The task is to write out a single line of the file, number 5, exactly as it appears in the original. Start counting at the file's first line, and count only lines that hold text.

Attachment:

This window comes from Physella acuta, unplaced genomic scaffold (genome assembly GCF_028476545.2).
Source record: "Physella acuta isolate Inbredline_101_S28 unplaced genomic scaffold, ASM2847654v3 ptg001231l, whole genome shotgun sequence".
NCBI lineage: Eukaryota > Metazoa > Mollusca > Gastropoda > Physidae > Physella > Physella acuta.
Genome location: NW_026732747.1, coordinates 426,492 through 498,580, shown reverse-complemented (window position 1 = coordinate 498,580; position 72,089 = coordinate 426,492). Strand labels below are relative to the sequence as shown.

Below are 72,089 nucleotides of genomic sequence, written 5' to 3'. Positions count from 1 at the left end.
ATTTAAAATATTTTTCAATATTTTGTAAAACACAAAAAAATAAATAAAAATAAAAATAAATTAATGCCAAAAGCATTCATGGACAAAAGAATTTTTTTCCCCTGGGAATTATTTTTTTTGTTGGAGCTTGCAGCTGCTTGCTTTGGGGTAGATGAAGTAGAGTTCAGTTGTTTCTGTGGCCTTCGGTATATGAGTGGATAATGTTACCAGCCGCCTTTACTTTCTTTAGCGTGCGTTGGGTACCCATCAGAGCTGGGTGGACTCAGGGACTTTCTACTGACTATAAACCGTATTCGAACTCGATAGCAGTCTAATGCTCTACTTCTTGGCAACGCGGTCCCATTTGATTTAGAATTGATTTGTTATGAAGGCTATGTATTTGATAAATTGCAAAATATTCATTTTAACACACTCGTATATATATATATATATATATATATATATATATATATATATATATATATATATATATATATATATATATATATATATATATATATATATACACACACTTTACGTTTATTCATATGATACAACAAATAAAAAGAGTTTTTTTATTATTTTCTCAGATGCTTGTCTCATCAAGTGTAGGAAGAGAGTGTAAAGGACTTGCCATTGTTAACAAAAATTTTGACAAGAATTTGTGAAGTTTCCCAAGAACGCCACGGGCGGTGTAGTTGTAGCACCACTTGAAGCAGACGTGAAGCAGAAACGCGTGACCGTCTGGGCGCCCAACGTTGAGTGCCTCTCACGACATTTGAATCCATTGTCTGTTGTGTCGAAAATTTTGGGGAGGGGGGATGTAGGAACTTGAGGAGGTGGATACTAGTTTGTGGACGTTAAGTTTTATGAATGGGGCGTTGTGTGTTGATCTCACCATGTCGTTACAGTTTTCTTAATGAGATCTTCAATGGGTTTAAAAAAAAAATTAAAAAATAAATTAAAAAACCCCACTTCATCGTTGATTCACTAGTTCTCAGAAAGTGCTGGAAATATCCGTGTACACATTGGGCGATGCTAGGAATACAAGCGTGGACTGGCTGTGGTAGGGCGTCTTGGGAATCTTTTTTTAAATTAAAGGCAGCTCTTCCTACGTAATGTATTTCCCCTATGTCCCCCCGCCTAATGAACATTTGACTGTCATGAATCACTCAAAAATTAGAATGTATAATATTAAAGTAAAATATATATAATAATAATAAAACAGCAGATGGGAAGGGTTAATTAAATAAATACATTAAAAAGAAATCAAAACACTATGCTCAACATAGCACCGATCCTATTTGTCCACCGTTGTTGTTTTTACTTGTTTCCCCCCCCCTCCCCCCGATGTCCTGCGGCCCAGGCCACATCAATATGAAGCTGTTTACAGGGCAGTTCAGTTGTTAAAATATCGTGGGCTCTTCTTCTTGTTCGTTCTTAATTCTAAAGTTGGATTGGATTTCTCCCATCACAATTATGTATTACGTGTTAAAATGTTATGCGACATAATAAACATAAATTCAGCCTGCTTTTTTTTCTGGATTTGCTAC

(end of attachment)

Below are 72,089 nucleotides of genomic sequence, written 5' to 3'. Positions count from 1 at the left end.